Eleanor Abbot's Candy Land is in most cases the first boardgame to which children in the United States are exposed. As a result, it constitutes a touchstone, a referent which we almost all consider when contemplating the nature of the ars ludorum, and its evolution and recomplication in our own interactive, nay hyperactive, era.
There are those who criticize Candy Land as being jejune and ultimately futile, since the nature of its rules construct and the (non-existent) emergent complexity it supports is utterly unsusceptible to any sort of rational analysis, or indeed, choice of player strategy.
Each turn, a player draws a card, upon which is printed a color. He, or as it may be, she, thereupon advances his or her token to the next square along the track printed with the same color. The first player to reach the final goal -- the mighty castle of King Kandy -- is the sole victor of the game. While there are a few "short-cuts" across the track, accessible only by landing on the starting square of each, and thus a mild Snakes and Ladders (well, Ladders, anyway) element, this avails strategy nought, since you have no capacity to plan for the use of such short-cuts, no ability to reduce or advance your movement. Consequently, Candy Land is, to the adult player, purely a game of luck, with first-movers having a mild competitive advantage; victory is a consequence of the luck of the draw.
Yet to view the game purely in this light is to utterly ignore the characteristics that make it fascinating, both as a game, and as a cultural artifact -- and that make it appealing to children, its intended audience.
To begin with, let us view Candy Land as a mathematical entity. It is very nearly a Markov chain, a stochastic process in which, given the current state, future states are independent of past states. (It would be a pure Markov chain if the deck were shuffled after each play; instead, it is a crippled Markov chain coupled to a push-pop stack.) As such, it is a metaphorical representation of the fundamental ideology of the United States; the past is no constraint on the future, and each individual should strive resolutely for personal advance despite whatever the past may hold. The child born in a log cabin may achieve the presidency, an immigrant boy who grows up in the slums of Brooklyn may become a real-estate magnate, an Ivy-educated scion of wealth may wind up on a bread line, and a double green will speed you to the fore. Though there are winners and losers, initial conditions are no determinant of outcome in the freedom of America. The subtext, of course, may be that success and failure is entirely random and has nothing to do with individual initiative and hard work, a concept alien to the Platonic ideal of the American dream, but perhaps a more accurate representation of reality than the Horatio Alger myth.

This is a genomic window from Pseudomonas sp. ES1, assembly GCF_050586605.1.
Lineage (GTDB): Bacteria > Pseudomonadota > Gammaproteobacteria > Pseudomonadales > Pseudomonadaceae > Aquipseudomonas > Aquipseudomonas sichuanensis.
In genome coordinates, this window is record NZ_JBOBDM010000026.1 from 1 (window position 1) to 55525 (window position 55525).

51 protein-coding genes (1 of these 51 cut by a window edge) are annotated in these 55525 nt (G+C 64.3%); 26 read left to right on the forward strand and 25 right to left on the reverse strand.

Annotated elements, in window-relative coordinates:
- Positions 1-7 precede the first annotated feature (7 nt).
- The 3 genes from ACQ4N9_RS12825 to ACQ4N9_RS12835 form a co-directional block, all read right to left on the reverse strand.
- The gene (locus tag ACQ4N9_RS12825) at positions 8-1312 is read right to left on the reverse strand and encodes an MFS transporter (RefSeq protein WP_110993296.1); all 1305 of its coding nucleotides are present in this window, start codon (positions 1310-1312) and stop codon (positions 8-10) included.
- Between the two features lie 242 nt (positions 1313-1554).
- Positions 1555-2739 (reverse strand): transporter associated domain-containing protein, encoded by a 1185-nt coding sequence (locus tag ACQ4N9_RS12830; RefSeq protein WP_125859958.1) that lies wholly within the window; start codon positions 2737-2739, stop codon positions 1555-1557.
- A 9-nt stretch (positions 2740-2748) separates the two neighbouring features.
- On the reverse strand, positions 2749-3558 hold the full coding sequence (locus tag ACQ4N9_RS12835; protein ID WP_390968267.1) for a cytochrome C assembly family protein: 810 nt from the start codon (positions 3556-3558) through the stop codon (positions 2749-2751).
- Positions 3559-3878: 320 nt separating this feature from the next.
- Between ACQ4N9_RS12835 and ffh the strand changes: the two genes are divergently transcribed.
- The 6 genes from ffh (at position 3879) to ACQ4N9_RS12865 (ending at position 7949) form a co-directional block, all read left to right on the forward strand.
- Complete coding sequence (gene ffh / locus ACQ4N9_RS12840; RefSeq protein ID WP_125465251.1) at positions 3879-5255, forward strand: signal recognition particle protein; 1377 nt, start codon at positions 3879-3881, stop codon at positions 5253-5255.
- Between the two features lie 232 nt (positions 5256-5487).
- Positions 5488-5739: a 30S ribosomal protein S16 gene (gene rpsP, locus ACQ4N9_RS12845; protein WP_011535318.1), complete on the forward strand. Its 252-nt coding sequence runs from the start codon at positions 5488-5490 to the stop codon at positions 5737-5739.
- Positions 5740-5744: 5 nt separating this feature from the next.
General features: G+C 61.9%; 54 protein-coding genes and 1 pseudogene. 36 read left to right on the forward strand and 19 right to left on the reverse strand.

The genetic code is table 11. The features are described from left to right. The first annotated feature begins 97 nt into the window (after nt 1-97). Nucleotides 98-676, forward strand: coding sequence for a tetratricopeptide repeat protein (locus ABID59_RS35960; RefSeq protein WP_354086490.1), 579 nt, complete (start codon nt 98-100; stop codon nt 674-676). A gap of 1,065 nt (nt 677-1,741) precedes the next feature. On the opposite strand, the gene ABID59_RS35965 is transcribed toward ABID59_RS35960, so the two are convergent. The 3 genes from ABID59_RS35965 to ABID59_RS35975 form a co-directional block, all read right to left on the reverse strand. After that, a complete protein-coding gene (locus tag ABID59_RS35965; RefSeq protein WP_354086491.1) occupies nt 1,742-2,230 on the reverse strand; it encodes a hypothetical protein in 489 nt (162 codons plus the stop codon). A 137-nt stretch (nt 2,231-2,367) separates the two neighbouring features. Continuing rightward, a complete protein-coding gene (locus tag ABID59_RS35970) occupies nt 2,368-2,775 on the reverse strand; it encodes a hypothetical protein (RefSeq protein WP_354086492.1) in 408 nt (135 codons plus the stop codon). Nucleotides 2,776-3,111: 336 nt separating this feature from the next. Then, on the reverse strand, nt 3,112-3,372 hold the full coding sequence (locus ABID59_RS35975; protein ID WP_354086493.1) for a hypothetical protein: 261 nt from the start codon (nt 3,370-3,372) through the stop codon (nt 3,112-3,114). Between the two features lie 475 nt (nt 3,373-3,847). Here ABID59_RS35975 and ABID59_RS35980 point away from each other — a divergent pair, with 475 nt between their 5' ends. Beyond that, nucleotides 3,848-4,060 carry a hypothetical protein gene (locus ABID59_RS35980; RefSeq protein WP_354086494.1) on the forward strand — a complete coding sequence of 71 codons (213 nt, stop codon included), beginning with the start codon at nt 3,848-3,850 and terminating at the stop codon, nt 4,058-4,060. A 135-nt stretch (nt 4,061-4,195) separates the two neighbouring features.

Next, let us consider the role of Candy Land in the acculturation of the American child. The characters represented in the game, through whose desmenses the players pass, are all representations of sickly, in many cases objectively repulsive, sweets: Princess Frostine, the Gingerbread People, Mr. Mint, Gloppy the Chocolate (formerly Molasses) Monster. There's a clear message to the American child here, one our business establishment is at pains to transmit through all forms of media -- most importantly, of course, through the thundering waterfall of commercial blandishment none of us is permitted to escape, whatever media we peruse. That message is, of course: CONSUME. Consume candy. Consume everything. But for children, candy above all; the natural childish instinct to like what in more mature mouths is repulsively saccharine is the key, the first way in for inculcation of the consumer instinct. Candy good. Consume candy. Whine at your parent until she, or as it may be, he, buys you the packet of Lifesavers. St. Francis Xavier, founder of the Jesuits, said "Give me the child until he is seven, and I will give you the man," meaning, of course, that if you brainwash small children with any idiot set of beliefs (like, say, the virgin birth, divinity of Christ, necessity for ritual cannibalism, and triune nature of the Godhead), you'll have them by the frontal lobes of the brain for the rest of their lives. They will never escape it. Thus, while Abbot no doubt had no such intention for her game, Candy Land also serves as an important element in the indoctrination of American youth in the cult of excessive consumption and extravagant and unnecessary use of resources, the fundament of our society and economic growth since the end of the Second World War.